Columnist discusses introverted characteristics


By Brooke McAfee

I am an introvert. I do not feel compelled spend my free time in the constant company of other people, but the idea of spending a few hours in solitude, reading a book or listening to music, seems to be the perfect way to unwind after a stressful week. Time spent among a crowd, exchanging mindless small talk with unfamiliar people, may seem to drag on and on for hours, but hours spent engaging in meaningful conversation among close friends cannot be wasted. And I do not see the need to fill every silent moment with my voice.

It is not that I am shy or antisocial. Introversion is simply a different way of thinking.

The main difference between an introvert and an extrovert is the way they become energized. An extrovert will find energy by exposure to people and social situations, while introverts recharge by being alone with their thoughts for a while.

Introversion is a commonly misinterpreted personality trait. Though the majority of people tend to have extroverted personalities, introverts are not abnormal whatsoever. It is ridiculous to stereotype us, because we rarely fit perfectly into a category.

We can be quite social, talkative, and vivacious, contrary to the common opinion. And just because we do not want to be around certain people all the time is not a sign of dislike. It is simply difficult for us to have prolonged exposure to socialization. To us, solitude does not have to be synonymous with the terms bored or lonely. It can be easier to feel bored or lonely in a massive crowd of people we do not feel a true connection with.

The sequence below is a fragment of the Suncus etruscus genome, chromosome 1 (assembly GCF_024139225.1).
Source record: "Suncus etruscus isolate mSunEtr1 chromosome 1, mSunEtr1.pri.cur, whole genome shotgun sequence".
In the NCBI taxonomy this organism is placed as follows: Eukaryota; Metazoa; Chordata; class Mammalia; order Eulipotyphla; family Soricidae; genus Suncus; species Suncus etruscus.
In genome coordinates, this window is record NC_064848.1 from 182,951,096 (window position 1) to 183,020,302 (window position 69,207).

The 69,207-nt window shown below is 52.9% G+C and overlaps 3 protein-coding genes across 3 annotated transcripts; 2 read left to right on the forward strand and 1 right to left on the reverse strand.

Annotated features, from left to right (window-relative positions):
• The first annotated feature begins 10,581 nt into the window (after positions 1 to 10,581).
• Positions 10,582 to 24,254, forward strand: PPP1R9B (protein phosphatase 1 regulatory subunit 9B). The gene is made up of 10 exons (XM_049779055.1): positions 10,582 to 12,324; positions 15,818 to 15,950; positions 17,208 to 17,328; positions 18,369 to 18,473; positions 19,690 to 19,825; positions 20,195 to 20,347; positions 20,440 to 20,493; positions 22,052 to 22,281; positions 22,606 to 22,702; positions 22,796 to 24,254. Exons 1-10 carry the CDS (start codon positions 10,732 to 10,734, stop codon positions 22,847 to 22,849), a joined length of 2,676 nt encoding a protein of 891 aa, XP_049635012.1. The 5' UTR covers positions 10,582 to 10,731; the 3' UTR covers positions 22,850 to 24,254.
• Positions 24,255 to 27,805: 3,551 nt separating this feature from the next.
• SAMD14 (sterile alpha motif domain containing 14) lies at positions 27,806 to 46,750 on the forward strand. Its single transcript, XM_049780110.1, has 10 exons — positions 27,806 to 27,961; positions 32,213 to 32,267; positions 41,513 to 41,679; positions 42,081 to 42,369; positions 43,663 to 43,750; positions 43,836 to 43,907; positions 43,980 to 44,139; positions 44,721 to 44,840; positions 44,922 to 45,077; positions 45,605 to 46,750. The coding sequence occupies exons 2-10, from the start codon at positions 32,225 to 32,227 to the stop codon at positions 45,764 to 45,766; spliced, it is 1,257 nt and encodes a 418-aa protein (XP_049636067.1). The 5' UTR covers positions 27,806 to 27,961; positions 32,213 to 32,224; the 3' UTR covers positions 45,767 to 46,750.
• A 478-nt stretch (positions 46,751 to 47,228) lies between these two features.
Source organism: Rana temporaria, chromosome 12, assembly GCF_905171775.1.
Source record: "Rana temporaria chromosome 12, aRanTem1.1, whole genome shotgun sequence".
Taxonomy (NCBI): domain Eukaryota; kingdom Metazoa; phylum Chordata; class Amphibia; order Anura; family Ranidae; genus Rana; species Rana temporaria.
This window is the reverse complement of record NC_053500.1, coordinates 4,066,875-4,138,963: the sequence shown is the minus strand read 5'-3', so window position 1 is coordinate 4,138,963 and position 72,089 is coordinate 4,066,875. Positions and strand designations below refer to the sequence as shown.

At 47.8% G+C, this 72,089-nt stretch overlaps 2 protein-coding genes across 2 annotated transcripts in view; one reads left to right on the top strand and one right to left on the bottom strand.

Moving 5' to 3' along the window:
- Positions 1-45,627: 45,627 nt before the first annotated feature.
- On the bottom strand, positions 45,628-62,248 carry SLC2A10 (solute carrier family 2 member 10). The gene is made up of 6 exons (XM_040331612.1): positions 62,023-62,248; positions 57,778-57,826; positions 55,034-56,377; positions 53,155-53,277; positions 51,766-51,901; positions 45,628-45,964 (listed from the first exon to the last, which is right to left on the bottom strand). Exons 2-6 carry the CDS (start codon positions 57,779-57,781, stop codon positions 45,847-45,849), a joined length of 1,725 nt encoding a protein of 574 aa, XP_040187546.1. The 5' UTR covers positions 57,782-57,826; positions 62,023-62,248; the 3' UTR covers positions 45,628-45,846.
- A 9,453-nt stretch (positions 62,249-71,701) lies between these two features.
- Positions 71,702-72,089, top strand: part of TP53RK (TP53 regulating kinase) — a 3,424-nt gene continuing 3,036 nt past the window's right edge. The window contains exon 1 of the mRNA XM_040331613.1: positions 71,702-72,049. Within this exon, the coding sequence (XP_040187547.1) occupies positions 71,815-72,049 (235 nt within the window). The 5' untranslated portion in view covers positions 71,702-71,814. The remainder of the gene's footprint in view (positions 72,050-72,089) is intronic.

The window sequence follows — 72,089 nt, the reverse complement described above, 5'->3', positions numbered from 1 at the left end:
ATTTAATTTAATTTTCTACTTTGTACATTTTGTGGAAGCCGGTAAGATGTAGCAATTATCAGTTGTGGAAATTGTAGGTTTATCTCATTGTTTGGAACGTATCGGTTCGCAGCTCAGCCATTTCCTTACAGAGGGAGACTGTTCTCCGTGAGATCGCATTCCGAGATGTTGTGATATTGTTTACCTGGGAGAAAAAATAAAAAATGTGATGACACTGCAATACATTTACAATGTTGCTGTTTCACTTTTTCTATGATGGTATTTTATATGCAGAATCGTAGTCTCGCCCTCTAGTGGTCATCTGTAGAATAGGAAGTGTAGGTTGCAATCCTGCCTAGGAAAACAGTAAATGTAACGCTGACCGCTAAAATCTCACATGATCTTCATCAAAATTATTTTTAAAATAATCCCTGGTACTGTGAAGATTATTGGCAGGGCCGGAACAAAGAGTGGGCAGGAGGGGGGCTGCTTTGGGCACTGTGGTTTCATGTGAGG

Many introverts participate in social situations with ease, and we are certainly capable of enjoying the company of people we find interesting. We can even tolerate the sort of dull, meaningless chit chat we find so excruciating, because silence is often perceived as rude or awkward, and a conversation about things that actually matter can be difficult to initiate. And around friends or family, we may be among the loudest and most talkative in the room.

But at the end of the day, we need to be alone with our thoughts, away from the chaos of the external world. Because, let’s face it, people can be exhausting.

There are many ups and downs to being an introvert. We prefer listening to frequent speaking, and we are less likely to act impulsively, preferring to thoughts before action. We can easily concentrate, especially upon matters we are passionate about.

However, with such a personality, there are many complications. We often keep our thoughts locked up inside of us, which can make it quite difficult for people to truly get to know us. Our minds and imagination might be overactive with tumultuous activity, but little escapes from the brain into speech. That’s why many introverts turn to writing as a means of expression.

Perhaps, to the extroverted mind, what I have described seems like complete misery. Yet many people simply do not understand how introverts work. We cannot change who we are: our introversion is lodged deep within our psychology. And that is fine. Sometimes, all I need is the people I care about, meaningful conversation, and some peace and quiet.

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